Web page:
The government and civil society groups need to gear up for a sustained campaign against this deplorable practice till we wipe it away from the country.
The districts where witch-hunting is prevalent, need to be significantly focussed upon.
Both law enforcement and awareness drives engaging traditional leaders, women’s groups, Panchayati Raj Institutions, accredited social health activists and frontline workers must be ensured in these areas.
Building rationalistic thoughts and scientific temper should be a part of the curriculum at different levels of education. Model actions like serving justice to the victims and proper rehabilitation of survivors as well as their families should be considered in cases so as to set examples for various stakeholders.
We must look at making a national law for criminalising witch-hunting practitioners and mob violence against targeted families. The authorities must develop guidelines for better coordination between current state laws and the Indian Penal Code that prosecutes the suspects.
States need to build up on different strategies to address the underlying issues of witchcraft. A state act against witch-hunting is not enough. We must have operational state rules to implement the act in the right spirit.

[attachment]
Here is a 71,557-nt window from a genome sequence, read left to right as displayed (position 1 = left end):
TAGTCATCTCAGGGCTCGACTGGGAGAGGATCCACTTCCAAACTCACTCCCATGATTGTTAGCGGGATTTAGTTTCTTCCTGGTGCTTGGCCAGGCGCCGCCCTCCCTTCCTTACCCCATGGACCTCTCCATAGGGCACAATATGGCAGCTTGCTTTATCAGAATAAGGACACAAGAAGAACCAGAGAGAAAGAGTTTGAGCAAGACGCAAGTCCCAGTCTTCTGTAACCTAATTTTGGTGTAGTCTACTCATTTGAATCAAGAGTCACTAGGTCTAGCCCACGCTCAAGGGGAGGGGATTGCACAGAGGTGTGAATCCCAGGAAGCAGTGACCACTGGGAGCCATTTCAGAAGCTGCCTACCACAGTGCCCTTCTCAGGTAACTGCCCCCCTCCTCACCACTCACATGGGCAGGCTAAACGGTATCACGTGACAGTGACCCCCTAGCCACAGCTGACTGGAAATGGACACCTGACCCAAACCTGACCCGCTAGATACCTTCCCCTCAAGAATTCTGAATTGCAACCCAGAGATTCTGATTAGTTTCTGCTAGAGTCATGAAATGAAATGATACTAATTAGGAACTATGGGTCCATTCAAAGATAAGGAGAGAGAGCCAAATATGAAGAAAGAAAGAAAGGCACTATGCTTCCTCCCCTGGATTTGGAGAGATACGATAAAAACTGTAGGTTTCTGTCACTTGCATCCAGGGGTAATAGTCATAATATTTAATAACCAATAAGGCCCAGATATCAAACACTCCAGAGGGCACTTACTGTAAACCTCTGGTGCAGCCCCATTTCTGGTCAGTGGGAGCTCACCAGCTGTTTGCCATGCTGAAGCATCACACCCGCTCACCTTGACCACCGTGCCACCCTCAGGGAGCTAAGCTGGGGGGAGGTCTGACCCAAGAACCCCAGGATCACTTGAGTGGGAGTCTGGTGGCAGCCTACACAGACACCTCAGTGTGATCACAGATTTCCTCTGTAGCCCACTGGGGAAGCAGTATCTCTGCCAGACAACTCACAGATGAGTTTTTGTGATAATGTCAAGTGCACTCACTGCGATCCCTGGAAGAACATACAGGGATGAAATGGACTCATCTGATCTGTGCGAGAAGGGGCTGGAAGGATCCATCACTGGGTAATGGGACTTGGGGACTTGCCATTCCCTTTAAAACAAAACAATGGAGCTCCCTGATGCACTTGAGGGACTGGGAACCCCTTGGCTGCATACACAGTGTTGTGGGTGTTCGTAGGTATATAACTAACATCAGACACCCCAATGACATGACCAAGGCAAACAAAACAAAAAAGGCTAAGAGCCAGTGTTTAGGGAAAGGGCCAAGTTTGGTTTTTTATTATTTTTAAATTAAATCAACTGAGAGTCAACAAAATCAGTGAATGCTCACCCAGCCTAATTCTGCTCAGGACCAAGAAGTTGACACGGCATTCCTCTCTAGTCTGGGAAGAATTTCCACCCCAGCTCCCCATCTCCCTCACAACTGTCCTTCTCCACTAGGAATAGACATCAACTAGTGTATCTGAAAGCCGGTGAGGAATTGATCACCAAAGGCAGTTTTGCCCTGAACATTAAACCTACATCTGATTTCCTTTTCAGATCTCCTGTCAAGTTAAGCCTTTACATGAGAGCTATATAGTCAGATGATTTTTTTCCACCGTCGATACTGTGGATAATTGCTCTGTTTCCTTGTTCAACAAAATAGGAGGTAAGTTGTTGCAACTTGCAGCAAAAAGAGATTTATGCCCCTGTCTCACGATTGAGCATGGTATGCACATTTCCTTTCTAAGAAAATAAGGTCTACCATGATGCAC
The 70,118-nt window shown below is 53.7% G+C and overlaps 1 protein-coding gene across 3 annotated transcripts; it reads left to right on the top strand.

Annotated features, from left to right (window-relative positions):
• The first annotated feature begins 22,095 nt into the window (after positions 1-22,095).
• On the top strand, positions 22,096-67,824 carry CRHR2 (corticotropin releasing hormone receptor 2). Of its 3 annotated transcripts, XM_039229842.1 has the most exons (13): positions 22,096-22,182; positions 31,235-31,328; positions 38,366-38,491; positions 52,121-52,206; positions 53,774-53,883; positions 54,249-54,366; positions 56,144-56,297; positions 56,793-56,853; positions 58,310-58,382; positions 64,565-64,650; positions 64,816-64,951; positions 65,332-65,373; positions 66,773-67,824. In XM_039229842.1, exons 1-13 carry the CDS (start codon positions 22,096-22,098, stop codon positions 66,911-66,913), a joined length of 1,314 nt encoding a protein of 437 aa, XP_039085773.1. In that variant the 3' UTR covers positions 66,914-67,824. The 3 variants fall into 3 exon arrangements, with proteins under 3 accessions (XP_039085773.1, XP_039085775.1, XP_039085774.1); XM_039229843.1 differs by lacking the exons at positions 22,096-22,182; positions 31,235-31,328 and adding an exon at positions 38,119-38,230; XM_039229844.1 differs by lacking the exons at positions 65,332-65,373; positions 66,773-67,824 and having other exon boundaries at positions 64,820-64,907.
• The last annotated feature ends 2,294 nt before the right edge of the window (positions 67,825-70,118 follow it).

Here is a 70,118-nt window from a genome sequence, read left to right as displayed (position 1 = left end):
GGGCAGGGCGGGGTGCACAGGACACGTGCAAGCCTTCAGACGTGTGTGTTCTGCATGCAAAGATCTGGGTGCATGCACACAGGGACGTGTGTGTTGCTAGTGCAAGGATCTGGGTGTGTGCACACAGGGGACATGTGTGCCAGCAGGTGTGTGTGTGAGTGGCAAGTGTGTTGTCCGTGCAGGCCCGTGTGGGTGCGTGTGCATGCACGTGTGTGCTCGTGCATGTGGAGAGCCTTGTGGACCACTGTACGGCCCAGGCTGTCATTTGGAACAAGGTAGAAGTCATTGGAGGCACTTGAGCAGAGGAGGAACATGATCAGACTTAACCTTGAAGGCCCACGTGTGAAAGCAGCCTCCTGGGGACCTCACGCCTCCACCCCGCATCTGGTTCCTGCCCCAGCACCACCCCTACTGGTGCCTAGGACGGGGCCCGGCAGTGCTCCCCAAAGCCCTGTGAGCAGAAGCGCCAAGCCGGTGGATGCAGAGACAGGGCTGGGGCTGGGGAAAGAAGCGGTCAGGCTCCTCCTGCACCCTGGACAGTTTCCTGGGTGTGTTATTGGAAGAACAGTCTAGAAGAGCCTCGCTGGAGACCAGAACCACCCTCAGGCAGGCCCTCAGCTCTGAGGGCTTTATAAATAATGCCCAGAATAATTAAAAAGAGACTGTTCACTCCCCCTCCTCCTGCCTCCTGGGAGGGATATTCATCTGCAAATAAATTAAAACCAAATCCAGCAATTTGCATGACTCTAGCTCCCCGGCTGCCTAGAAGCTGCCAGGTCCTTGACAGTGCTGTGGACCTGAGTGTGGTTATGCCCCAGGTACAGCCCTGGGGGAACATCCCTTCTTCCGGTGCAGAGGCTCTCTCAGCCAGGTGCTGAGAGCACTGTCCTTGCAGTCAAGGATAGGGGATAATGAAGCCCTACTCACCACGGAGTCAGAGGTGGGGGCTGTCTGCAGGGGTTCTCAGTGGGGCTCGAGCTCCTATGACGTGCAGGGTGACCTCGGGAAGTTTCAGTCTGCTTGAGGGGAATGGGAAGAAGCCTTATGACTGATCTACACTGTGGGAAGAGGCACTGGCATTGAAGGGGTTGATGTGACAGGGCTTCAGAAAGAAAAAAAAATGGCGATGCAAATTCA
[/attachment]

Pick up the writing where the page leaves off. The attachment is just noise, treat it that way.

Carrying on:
A task force and special officers at different levels of the states must be formed and a convergence action plan must be worked upon.
The Integrated Child Development Services and Integrated Child Protection Scheme structure should be used to address cases related to violence during witch-hunts.
The national and state human rights and women commission should regularly monitor the actions by the state and district administrations to ensure that the practice is gradually eliminated across the nation.
Last but not the least, it is women themselves and their collectives who should come forward and challenge such inhuman practices.
Debabrata Patra works as an Associate Director, Humanitarian Lead in ActionAid India and Evangelina Patro is a student in in XIM University, Bhubaneswar
Views expressed are the authors’ own and don’t necessarily reflect those of Down To Earth